We need diverse résumés not career politicians in government
I could not help but notice two outstanding Sun Devils who have taken it upon themselves to run for office: alumnus Taylor McArthur and ASU sophomore Nick Forbes. I applaud them for their commitment to serve our community. I'm sure they have many great qualifications, and I'm sure they're all-around terrific individuals.
This column is a challenge to McArthur and Forbes, as well as any current or former Sun Devils who want to start a career in public service or politics.
Like many Americans, I'm growing very disillusioned with our Congress. Last year's government shutdown was the epitome of my frustration with our current legislators. Why does our government seem to be so damn incompetent? Another year has passed, and there is no comprehensive immigration reform. It's taken six years since the economic recession to talk about raising the minimum wage. The list goes on.
I believe the problem with our Congress is that the very backgrounds of current politicians have set them up for failure. In an episode of Bill Maher's talk show, astrophysicist Neil deGrasse Tyson explains that more than 50 percent of Congress comes from a law background.
One would think that law degrees would be a strong prerequisite for congresspeople, but that's the problem. All these politicians have been trained to argue and not agree on anything.
Where is the rest of society in Congress? Where are the scientists on science and technology committees? Where are the school teachers on education committees? Where are the veterans on armed forces committees? Why aren't people who have actual experiences in these areas making the decisions in our government?
The most shocking statistic that I encountered is that 80 percent of Congress lacks an academic background in business economics. Also, the number of veterans in congress is at 20 percent, the lowest in American history.
Many believe young people are not interested in politics, because it's filled with a bunch of old people who are disconnected with our youth. This may be true in many instances, but I think current college students who are looking to go into politics need to re-evaluate their ambitions.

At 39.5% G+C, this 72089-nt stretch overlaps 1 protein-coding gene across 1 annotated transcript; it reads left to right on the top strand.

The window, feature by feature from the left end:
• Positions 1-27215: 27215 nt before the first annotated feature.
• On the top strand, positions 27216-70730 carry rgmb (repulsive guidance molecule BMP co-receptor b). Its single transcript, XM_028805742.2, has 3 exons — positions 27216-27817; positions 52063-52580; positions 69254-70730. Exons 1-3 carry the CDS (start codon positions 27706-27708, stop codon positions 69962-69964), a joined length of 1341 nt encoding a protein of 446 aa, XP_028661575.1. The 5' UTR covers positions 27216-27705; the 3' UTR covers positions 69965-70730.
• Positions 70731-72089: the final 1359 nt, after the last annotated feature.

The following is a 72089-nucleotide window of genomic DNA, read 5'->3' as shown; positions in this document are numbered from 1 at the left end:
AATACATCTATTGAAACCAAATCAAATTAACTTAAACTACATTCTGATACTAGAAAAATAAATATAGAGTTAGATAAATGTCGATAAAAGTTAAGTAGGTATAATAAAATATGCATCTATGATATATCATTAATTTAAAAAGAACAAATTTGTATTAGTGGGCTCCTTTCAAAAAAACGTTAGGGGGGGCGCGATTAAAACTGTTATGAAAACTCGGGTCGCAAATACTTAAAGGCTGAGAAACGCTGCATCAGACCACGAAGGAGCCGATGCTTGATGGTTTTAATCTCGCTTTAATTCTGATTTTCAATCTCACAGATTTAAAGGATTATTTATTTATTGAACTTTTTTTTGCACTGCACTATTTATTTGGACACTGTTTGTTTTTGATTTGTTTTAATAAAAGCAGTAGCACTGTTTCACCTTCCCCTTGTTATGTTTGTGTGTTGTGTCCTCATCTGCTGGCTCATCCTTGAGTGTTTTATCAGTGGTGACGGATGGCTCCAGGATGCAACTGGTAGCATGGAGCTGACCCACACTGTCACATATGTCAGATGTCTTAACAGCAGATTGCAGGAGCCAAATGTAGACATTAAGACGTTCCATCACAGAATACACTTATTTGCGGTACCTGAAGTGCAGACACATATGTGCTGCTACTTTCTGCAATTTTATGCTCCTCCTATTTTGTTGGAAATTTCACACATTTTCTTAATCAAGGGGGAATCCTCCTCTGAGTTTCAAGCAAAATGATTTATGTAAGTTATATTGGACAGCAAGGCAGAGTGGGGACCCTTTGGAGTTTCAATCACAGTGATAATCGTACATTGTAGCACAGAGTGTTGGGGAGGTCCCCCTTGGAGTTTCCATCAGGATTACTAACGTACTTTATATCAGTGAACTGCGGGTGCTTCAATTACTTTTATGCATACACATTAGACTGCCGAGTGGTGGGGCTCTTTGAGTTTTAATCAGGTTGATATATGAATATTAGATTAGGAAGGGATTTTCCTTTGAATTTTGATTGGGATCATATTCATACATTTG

I will not vote for someone just because they are closer to my age; that notion is a bit condescending. It's same reasoning when politicians are trying to get the "women vote," because they think all women are the same.
I cannot wait for the day that the Millennial generation leads and inhabits Congress, I really can't. But I don't want that day to come now; I want my generation to run for Congress when we're experienced in professions that are as diverse as this country.
Many think young people voted for Obama in the last two elections because he is closer to our age, but I disagree. Young voters elected Obama in overwhelming numbers because he did not talk to us like children, but rather, as a future worth investment.
I don't want Millennials to run for office until they've lived. Until they experienced heartbreak, borderline poverty, struggles and met people who are completely unlike them. Contrary to what some people think, I will not vote for someone simply because he or she is young. To be honest, I have an innate distrust for people in their 20s running for public office. Our brains do not even fully develop until well into our twenties.
Clinical psychologist Dr. Meg Jay explains how 30 is not the new 20. Our 20s are not meant for waiting until we're older to deal with complex problems. Our 20s are meant for failure; for trying things and realizing that's not what we want to do; for challenging ourselves; for working hard and for developing new points of view.
This is why I'm distrustful of young people running for office. Not only are our brains not fully developed, but we've yet to actually live. How can I trust someone to make the laws I must abide by if their only goal is to be a politician at such a young age?
Writing this column reminded me of a poem I enjoy reading. This poem gives me hope for the Millennial generation who will one day be in Congress. It's titled, "I want a dyke for president." The writer explains their sentiments about the disconnect of politicians from the people they're supposed to serve.
"And I want to know why this isn't possible. I want to know why we started learning somewhere down the line that a president is always a clown: always a John and never a hooker. Always a boss and never a worker, always a liar, always a thief but never caught."
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